PROFILES OF IONTOPHORETIC TRANSPORT OF NANOPARTICLES ACROSS IN VITRO RABBIT CORNEA
Jae Yeon Lee1, Se-Na Kim1,2, Young Bin Choy1,3,
1Seoul National University, South Korea;
2Harvard– MIT Program of Health Sciences and Technology, USA;
3Institute of Medical & Biological Engineering, Medical Research Center, Seoul National University, South Korea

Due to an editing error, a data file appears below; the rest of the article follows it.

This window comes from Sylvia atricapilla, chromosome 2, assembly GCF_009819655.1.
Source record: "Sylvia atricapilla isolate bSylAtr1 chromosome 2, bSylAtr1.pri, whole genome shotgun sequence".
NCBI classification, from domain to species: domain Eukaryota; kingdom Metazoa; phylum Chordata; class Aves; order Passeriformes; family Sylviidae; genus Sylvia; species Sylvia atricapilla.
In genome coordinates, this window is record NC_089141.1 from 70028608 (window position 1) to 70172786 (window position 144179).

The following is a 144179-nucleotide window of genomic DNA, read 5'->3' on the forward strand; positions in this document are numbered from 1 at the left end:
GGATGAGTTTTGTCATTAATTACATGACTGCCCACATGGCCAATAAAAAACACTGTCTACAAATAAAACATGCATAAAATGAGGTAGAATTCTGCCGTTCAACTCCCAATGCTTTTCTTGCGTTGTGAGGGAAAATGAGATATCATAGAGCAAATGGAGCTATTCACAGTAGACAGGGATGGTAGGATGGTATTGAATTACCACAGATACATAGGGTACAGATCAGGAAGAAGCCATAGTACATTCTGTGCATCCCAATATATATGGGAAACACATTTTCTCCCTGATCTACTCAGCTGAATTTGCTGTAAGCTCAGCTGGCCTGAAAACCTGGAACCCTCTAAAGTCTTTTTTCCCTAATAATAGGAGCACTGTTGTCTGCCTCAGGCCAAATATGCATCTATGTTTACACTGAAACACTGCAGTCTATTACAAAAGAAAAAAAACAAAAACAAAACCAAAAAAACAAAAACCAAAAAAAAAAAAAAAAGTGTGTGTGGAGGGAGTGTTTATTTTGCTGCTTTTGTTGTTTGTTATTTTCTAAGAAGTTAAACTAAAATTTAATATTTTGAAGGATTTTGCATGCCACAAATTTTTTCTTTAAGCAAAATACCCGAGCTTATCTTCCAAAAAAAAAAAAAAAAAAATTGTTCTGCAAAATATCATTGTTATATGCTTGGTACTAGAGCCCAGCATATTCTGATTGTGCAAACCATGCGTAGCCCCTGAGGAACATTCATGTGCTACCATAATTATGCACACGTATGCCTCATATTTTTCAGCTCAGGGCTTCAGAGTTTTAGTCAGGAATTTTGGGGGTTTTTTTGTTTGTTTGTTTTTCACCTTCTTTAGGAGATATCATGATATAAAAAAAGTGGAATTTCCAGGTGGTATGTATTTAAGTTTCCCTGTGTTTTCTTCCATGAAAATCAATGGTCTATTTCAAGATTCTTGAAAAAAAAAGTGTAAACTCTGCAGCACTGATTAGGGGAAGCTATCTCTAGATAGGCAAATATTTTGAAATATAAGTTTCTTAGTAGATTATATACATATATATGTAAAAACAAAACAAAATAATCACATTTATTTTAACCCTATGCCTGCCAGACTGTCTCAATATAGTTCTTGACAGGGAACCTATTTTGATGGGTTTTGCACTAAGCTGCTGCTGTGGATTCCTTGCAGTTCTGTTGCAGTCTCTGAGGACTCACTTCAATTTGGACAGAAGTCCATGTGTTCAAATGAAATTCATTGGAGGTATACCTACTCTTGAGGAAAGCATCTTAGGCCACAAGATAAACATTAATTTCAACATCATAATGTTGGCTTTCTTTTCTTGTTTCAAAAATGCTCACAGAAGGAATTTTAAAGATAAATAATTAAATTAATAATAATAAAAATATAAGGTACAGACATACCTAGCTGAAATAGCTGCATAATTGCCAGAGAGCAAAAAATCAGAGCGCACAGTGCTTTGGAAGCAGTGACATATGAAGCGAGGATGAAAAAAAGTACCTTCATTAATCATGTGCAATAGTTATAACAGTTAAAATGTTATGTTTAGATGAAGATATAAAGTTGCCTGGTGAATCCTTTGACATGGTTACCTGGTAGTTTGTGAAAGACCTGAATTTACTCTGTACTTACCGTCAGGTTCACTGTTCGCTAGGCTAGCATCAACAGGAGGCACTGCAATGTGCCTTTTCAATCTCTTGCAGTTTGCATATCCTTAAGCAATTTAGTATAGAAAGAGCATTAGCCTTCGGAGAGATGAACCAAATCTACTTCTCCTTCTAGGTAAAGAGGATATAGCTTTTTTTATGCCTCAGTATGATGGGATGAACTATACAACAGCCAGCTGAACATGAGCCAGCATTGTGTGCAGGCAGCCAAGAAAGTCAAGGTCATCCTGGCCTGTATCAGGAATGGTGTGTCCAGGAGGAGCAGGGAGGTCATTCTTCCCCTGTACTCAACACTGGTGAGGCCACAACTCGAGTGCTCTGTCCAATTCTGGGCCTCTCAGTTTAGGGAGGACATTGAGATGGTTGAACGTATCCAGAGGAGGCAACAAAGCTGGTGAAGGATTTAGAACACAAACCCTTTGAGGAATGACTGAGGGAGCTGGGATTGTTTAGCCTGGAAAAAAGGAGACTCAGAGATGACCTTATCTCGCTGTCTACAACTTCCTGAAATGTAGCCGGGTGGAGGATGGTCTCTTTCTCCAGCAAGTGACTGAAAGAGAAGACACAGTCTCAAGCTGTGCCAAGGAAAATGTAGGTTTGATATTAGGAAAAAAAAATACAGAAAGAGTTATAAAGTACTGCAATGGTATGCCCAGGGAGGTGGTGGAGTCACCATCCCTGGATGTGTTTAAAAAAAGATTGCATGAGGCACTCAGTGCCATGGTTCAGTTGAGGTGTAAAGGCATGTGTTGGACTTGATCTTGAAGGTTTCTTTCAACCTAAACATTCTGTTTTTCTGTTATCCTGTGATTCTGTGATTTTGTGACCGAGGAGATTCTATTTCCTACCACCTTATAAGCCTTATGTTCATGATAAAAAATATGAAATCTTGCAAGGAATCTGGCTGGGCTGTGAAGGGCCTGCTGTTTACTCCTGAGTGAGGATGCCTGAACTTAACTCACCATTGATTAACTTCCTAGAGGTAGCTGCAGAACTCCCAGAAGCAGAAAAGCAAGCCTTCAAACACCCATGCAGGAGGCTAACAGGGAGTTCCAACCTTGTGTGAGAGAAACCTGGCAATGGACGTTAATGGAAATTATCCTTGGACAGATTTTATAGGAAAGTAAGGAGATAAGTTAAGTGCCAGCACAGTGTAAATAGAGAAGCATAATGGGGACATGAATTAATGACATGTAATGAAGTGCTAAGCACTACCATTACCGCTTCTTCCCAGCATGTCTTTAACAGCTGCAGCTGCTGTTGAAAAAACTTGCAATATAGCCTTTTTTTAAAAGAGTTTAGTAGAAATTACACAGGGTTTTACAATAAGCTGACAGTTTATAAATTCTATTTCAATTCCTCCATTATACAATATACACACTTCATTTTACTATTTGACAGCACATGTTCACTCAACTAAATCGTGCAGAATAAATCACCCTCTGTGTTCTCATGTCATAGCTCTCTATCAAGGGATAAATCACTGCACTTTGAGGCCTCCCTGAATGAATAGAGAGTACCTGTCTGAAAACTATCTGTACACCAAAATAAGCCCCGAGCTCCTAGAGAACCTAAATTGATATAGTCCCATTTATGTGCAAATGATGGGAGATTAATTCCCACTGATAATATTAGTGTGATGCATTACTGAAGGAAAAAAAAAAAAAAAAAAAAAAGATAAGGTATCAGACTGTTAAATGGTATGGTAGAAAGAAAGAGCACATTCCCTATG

Iontophoresis is a non-invasive technique used to transport substances of interest across tissues and this has drawn interest in ophthalmic fields to enhance delivery efficiency of topically administered drugs. Thus, there has been several trials to deliver small molecules across cornea into the eye tissue using iontophoresis; however, few were reported to transport the nanoparticles. The purpose of this study was, therefore, to profile an iontophoretic transport of the nanoparticles made of a biodegradable polymer, poly(lactic-co-glycolic acid) (PLGA), where we varied the conditions of iontophoresis applied via the cornea of in vitro rabbit eyes. For this, we applied the formulation of fluorescence-tagged PLGA nanoparticles onto the cornea and varied the factors, such as the size of nanoparticles, amplitude of electric current and time for iontophoresis application. After the iontophoretic application of the nanoparticles, we observed the fluorescence intensity of each of the cross-sections of the cornea with confocal fluorescence microscopy to assess the distribution of PLGA nanoparticles. The work is now in progress to mathematically model the iontophoretic movement of PLGA nanoparticles into the cornea.